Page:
This Breakfast of Champions Packs a Healthy Punch

by Renée Canada

For the last 10 years, I have woken up to a bowl of oatmeal each morning. Before you start groaning—I know some of you are imagining a food that feels (and tastes) like gluey gruel from the moment it enters it your mouth until the time it settles like a brick in your digestive tract. However, let me reassure you that this is no ordinary bowl of oatmeal.

First, I begin by chopping up apples, leaving on the peel. Then, I add a hearty dose of cinnamon. Afterward, I chop up walnuts, which I add to the bowl, with a nice handful of raisins. Finally, I add half a cup of water with a half a cup of almond milk. When cooked, a dreamy aroma rises from the bowl, thanks to the sweet, nutty milk.

It’s even kid-friendly. At age 3, my nephew was eagerly climbing into my lap to “share” my breakfast, after he’d already finished his own meal.

This little bowl of heaven gives me all the energy I need to sustain me throughout the morning and into mid afternoon. While satisfyingly filling, it is not too heavy that I feel like I’m carrying around a 5-lb weight in my stomach until lunch. Best of all, it is the first breakfast from which my body has fully absorbed nutrients that I can remember in more than half my life.

What, in addition to its flavor, makes this a breakfast of champions? Let’s break it down, ingredient by ingredient.


A decade ago, a team of Australian researches developed the Satiety Index, which measures how full people feel after eating a fixed calorie quantity of a variety of food. The study found that the more fiber, protein and water a food contains, the longer it will satisfy the body.

What does this all have to do with my power breakfast? Oatmeal was ranked as the most satiating breakfast food and the third most satiating food overall.

“Oatmeal helps you stay fuller longer, since it’s packed with fiber and is a good source of protein,” says David L. Katz, M.D., director of Yale Prevention Research Center, Yale School of Medicine.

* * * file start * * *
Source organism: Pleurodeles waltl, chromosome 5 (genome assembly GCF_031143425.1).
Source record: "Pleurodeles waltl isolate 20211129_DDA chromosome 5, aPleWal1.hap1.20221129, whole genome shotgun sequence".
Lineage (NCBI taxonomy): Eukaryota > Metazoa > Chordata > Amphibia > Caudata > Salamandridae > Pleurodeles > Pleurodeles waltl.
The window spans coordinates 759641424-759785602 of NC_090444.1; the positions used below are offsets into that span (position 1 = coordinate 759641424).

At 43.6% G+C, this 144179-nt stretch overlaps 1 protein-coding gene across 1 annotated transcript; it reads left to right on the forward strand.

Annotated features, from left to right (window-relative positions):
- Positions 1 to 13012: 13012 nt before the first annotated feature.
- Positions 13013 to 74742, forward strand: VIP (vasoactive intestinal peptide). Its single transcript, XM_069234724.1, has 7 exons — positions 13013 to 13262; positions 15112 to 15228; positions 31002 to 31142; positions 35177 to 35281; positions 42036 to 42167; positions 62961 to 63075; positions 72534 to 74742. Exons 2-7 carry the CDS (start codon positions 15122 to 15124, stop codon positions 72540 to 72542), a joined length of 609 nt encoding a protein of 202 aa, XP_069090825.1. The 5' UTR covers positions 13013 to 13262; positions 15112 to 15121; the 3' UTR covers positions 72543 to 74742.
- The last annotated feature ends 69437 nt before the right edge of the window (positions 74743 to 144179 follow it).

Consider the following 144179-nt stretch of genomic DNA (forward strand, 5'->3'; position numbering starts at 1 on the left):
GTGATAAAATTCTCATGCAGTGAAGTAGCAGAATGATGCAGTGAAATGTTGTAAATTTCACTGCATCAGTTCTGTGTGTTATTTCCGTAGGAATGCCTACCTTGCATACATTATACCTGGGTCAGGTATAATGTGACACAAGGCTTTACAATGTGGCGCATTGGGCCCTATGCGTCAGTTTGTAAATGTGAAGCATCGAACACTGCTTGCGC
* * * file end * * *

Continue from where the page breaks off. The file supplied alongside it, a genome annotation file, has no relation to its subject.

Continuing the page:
Katz also recommends eating oatmeal for the beneficial effects it has on cardiovascular health. Many studies have shown that oats reduce low-density lipoprotein (LDL),  “bad” cholesterol, while maintaining high-density lipoprotein (HDL) the body needs.

According to, oats contain more soluble fiber than whole wheat, rice or corn. Higher levels of soluble fiber are linked to a reduction in high blood pressure. Paired with reduced LDL, oats can thus help reduce the risk of heart attack or stroke.

Because of the soluble fiber called beta-glucan, oats digest slowly over a longer period of time, stabilizing the blood glucose levels. This is key for those who already have diabetes, it may also reduce the risk of Type 2 diabetes for those who don’t.

Beta-glucan also stimulates the immune response to disease.

Oatmeal contains plant lignans that, when converted in the body, are thought to help protect against heart disease and hormone-dependent cancers, like breast cancer.

Oats are also a good source of thiamin, boosting energy and supporting the coordination of nerve and muscle activity, including proper heart function. Additionally, this glorious grain contains selenium, magnesium, manganese and phosphorus.